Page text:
1. Your comment on Wikipedia’s shameful mistyping of Giorgia Meloni should not surprise anyone. Once a wonderful global resource which provided solid information for all, Wikipedia has in recent years become thoroughly contaminated with ‘Woke’ ideology and it’s Siamese twin, censorship. As the author points out here, one of the ways this infection manifests, is with (usually mediocre) opinion instead of pure fact & neutral descriptions one gets from a real Encylopedia.

    But it’s not only cultural matters anymore. In his ‘Dark Horse’ podcast, Professor Brett Weinstein pointed out several weeks ago – in an episode entitled “Wikipedia and the War on Science” – how Woke dogma (and censorship) has spread throughout Wikipedia. Take a look at
    More disturbing is the manner in which Wikipedia now gets & spends it’s funding. Professor Weinstein shone a light on this too, in a more recent podcast, in which he shows how the political ideology of Wikipedia is like a cancer destroying it from the inside. If you have time you can see this episode here:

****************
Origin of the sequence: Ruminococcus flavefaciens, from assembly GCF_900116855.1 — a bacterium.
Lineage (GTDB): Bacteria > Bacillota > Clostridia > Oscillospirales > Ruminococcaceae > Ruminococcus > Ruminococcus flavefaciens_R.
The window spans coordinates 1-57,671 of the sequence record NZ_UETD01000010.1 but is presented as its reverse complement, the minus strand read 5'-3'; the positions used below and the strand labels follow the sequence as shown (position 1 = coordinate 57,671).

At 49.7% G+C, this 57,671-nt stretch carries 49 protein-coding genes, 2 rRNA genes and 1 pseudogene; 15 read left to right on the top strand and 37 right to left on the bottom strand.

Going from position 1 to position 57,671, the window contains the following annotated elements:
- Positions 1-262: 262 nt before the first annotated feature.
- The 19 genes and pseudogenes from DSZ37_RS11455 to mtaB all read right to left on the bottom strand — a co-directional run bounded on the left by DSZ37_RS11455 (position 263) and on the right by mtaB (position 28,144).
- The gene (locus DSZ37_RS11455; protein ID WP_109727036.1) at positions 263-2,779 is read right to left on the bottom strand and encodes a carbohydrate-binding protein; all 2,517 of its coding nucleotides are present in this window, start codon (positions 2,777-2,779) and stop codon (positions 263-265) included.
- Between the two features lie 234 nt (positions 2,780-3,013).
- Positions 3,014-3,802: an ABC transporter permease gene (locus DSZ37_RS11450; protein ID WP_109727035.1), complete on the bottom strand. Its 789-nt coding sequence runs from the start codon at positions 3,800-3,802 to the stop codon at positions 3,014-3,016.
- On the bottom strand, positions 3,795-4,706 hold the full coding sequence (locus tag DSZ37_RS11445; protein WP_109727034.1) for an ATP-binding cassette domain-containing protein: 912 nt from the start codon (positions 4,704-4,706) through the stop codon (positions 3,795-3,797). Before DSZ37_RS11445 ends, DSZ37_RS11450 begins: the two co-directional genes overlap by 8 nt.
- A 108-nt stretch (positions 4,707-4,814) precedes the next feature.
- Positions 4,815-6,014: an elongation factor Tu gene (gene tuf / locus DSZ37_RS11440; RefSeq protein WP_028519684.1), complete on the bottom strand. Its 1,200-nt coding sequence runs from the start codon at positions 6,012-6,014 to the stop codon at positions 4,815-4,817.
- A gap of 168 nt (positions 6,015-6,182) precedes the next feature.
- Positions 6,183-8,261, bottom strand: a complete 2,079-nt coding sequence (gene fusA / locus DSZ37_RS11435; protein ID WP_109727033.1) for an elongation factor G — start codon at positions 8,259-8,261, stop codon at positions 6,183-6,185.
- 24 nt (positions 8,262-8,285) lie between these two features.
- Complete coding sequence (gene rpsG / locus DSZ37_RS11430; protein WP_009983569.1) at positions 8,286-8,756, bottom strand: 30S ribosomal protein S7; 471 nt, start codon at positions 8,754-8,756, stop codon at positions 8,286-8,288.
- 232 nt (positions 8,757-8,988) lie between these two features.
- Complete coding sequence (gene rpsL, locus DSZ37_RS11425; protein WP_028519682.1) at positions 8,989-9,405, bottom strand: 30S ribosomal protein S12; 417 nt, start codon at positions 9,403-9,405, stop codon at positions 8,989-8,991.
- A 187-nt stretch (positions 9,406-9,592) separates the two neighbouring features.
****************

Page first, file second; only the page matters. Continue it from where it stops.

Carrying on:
Personally, I am disgusted with myself that, in years gone by, I donated hard-earned cash on several occasions to Wikipedia when they appealed to the public for funds. I shall never do so again!

Leave a Reply

Your email address will not be published. Required fields are marked *

New English Review Press is a priceless cultural institution.
                              — Bruce Bawer


Pre-order on Amazon or Amazon UK or wherever books are sold

Order at Amazon, Amazon UK, or wherever books are sold. 

Order at Amazon US, Amazon UK or wherever books are sold.

Available at Amazon US, Amazon UK or wherever books are sold.

For the literature lover in your life on Amazon US, Amazon UK or wherever books are sold. 

For children of all ages. Order at AmazonAmazon UK or wherever books are sold.

Order at Amazon US, Amazon UK or wherever books are sold.

Send this to a friend